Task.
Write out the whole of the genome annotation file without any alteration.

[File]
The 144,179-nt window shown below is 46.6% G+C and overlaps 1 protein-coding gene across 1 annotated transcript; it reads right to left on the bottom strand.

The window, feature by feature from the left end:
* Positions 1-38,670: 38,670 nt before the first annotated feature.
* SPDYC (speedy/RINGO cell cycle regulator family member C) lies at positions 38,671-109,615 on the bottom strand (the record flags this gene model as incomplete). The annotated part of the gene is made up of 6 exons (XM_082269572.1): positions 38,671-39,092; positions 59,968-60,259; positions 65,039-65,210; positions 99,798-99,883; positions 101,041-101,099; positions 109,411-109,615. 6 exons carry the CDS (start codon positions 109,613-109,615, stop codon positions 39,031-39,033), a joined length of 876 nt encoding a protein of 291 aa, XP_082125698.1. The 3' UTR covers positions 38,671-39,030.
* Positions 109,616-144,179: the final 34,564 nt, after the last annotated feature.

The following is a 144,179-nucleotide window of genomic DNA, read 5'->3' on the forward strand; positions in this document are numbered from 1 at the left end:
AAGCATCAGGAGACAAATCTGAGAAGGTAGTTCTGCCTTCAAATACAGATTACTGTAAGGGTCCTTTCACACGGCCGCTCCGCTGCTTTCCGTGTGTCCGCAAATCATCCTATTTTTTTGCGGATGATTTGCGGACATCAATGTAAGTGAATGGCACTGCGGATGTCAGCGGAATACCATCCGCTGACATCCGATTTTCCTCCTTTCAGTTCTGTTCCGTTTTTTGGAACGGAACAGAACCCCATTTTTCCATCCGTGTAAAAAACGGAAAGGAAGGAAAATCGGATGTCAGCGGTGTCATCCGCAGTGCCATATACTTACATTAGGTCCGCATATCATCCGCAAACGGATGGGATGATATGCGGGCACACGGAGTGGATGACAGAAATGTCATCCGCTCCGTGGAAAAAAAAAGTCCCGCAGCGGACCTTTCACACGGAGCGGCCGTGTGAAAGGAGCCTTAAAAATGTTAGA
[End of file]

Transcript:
The 144,179-nt window shown below is 46.6% G+C and overlaps 1 protein-coding gene across 1 annotated transcript; it reads right to left on the bottom strand.

The window, feature by feature from the left end:
* Positions 1-38,670: 38,670 nt before the first annotated feature.
* SPDYC (speedy/RINGO cell cycle regulator family member C) lies at positions 38,671-109,615 on the bottom strand (the record flags this gene model as incomplete). The annotated part of the gene is made up of 6 exons (XM_082269572.1): positions 38,671-39,092; positions 59,968-60,259; positions 65,039-65,210; positions 99,798-99,883; positions 101,041-101,099; positions 109,411-109,615. 6 exons carry the CDS (start codon positions 109,613-109,615, stop codon positions 39,031-39,033), a joined length of 876 nt encoding a protein of 291 aa, XP_082125698.1. The 3' UTR covers positions 38,671-39,030.
* Positions 109,616-144,179: the final 34,564 nt, after the last annotated feature.

The following is a 144,179-nucleotide window of genomic DNA, read 5'->3' on the forward strand; positions in this document are numbered from 1 at the left end:
AAGCATCAGGAGACAAATCTGAGAAGGTAGTTCTGCCTTCAAATACAGATTACTGTAAGGGTCCTTTCACACGGCCGCTCCGCTGCTTTCCGTGTGTCCGCAAATCATCCTATTTTTTTGCGGATGATTTGCGGACATCAATGTAAGTGAATGGCACTGCGGATGTCAGCGGAATACCATCCGCTGACATCCGATTTTCCTCCTTTCAGTTCTGTTCCGTTTTTTGGAACGGAACAGAACCCCATTTTTCCATCCGTGTAAAAAACGGAAAGGAAGGAAAATCGGATGTCAGCGGTGTCATCCGCAGTGCCATATACTTACATTAGGTCCGCATATCATCCGCAAACGGATGGGATGATATGCGGGCACACGGAGTGGATGACAGAAATGTCATCCGCTCCGTGGAAAAAAAAAGTCCCGCAGCGGACCTTTCACACGGAGCGGCCGTGTGAAAGGAGCCTTAAAAATGTTAGA